In a press release that was no doubt run through every legal division and top level exec the company has, Sony has admitted that user data was stolen, potentially credit card info during the PSN breach that has resulted in a weeklong (plus) network outage. They're being super-cagey on whether CC numbers were actually stolen, but we took the safe way out and cancelled the associated card.
Because who knows. If everybody's credit cards are already out there, the damage is done, but it would be great if Sony could spell out "yes, your CC is at risk, just as we know your account name/pass, birthday and address was nabbed."
Up until this point, the PSN downtime was just annoying, not critical. It's rare that I play an online match... but I do buy stuff from the Store all the time, and I want my Trophies to sync up. I can live without the Store and Trophies for a stretch, but lingering doubts about credit card numbers need to be addressed immediately.
Yes, we checked to see if the card had been abused. No, it had not.
The personal info that Sony says was definitely stolen is mainly public knowledge stuff, but a good thief could leverage that info into greater mischief. Particularly the PSN name/pass. When the Gawker sites had that password leak a few months back, I learned a lesson and started up different passwords for everything, so the exposure of my PSN pass does not have much of an effect. I've already reset the one other service that used a similar password, and once PSN comes back online I'll turn that password into something new as well.
Dropping the credit card means an expected nuisance of contacting all the places that were attached to that card, so that process sucks. When PSN returns, I think I'll stick with using prepaid points cards... something I did probably about half the time on PS Store purchases in the past.
Yes yes ha ha, Nintendo is fine (although not especially comparable in this case, since the structure of what PSN offers doesn't have much equivalent on the Wii) and Xbox Live is fine. Like I said, the online component for me is mostly buying, friend-spying and stat-recording, not so much the I PLAY A SHOOTIN GAME ONLIEN angle. Predictably, I do not have much interest in folks crowing about how glad they are that they never bought a PS3 (security break-ins can happen anywhere), or how stupid it was for anybody to use CCs or real info on the account logins (using credit cards is how the world works), or how Xbox Live is worth every penny (this break-in still doesn't change that PSN has been free for years, and a Live subscription significantly adds to TCO).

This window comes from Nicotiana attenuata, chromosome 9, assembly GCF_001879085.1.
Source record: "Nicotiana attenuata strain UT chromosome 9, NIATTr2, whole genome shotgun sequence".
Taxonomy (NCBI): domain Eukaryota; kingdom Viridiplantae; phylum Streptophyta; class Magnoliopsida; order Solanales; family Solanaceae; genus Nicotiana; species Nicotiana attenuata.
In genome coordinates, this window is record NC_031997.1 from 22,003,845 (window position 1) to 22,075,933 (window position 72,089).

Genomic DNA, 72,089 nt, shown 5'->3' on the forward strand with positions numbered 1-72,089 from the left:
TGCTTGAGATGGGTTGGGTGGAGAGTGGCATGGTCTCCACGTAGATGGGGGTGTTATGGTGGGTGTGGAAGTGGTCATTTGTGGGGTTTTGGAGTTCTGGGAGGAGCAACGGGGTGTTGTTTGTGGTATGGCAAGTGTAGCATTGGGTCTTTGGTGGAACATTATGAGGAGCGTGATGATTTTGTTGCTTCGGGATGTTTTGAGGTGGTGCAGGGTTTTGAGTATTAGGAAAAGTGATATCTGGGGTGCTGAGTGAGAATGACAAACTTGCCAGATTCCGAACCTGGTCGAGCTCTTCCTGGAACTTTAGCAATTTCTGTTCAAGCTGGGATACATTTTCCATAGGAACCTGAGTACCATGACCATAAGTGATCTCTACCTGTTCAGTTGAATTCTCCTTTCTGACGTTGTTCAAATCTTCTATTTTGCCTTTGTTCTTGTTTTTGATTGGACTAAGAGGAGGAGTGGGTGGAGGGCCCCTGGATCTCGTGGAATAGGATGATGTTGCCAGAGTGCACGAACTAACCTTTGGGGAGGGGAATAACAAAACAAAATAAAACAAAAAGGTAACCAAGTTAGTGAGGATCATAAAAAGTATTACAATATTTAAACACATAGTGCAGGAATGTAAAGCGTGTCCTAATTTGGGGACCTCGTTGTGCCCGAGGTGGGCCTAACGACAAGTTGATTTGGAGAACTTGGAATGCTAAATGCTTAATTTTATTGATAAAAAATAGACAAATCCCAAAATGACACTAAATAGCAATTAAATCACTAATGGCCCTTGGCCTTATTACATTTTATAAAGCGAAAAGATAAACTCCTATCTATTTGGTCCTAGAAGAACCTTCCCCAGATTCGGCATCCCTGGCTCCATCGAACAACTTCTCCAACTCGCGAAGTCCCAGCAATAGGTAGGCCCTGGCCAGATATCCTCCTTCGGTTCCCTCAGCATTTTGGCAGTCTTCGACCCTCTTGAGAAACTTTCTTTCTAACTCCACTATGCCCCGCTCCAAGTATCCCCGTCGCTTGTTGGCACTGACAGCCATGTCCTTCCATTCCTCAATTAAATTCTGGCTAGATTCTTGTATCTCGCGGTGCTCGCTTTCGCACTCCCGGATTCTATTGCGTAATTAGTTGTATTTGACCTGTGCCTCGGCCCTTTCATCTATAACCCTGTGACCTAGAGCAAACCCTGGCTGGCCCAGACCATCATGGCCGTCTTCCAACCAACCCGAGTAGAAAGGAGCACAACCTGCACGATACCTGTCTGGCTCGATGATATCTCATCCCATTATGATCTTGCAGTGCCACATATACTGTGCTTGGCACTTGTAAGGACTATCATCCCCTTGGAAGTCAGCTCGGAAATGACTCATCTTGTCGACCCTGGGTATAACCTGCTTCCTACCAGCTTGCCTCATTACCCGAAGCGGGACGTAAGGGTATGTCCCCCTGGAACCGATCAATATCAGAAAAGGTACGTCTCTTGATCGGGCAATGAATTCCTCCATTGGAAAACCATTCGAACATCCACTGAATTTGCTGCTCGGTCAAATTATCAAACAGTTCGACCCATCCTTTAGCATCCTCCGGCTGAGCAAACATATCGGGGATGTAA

When Joe Haygood and I discussed the difference between a Live outage and a PSN outage on the latest Aeropodcast (before today's data theft admission), I posited that the Xbox community was far more inflamed during the famous Christmas server crunch because A) they're more focused on multiplayer online and B) they're paying for it.
Today things are a bit different, since Sony's security failure now means a bit more than me having to wait to buy the new Fleetwood Mac song pack for Rock Band. There's no way Sony can't address this at E3.
I would not be at all surprised to see Sony use this event as leverage for turning PSN into a pay service.
Undeniably it's now an official black eye for Sony. If they could have assured that all data was safe and the downtime was, as rumors suggested, to stop a DOS attack or to stop unauthorized Rebug units from getting free games, they could have come out of this one okay. Now some questionable security was exposed and actual everyday users have to scramble to re-establish protection.
I love Sony, but it would be nice to see the company learn some humility this generation.